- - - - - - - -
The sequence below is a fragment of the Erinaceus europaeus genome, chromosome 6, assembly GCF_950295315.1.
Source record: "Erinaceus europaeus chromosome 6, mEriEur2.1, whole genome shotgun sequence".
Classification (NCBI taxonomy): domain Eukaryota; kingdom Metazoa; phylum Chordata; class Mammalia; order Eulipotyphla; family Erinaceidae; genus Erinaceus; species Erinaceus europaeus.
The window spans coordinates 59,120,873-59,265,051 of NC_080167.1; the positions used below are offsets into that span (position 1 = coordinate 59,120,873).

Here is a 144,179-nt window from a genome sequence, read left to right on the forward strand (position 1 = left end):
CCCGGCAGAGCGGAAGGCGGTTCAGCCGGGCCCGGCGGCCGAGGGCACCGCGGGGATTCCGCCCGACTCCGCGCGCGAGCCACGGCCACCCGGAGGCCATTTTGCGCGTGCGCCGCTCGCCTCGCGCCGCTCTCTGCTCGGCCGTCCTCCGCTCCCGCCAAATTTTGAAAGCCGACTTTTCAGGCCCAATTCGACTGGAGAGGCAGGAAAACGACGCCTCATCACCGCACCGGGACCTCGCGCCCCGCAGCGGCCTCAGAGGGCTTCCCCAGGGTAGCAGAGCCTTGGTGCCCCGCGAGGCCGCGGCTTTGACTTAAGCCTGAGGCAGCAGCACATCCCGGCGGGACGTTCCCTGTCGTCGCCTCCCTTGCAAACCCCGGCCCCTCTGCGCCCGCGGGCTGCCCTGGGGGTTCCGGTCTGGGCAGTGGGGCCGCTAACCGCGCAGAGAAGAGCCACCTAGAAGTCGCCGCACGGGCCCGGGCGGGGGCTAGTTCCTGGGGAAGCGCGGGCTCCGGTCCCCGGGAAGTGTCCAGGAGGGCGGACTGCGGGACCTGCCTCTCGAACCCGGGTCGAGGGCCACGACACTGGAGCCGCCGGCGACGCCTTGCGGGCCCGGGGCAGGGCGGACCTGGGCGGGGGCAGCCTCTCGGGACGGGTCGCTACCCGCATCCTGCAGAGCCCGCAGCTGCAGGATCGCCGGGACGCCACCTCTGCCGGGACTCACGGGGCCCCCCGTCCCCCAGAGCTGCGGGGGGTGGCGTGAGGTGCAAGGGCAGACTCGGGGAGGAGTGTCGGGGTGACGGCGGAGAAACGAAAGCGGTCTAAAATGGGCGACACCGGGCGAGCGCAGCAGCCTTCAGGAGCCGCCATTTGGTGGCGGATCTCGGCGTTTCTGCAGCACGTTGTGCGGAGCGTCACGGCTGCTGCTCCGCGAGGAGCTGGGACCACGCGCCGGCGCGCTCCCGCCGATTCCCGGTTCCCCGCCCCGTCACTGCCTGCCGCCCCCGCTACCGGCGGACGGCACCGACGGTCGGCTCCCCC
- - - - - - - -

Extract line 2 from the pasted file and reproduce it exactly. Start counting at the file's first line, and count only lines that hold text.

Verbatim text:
Source record: "Erinaceus europaeus chromosome 6, mEriEur2.1, whole genome shotgun sequence".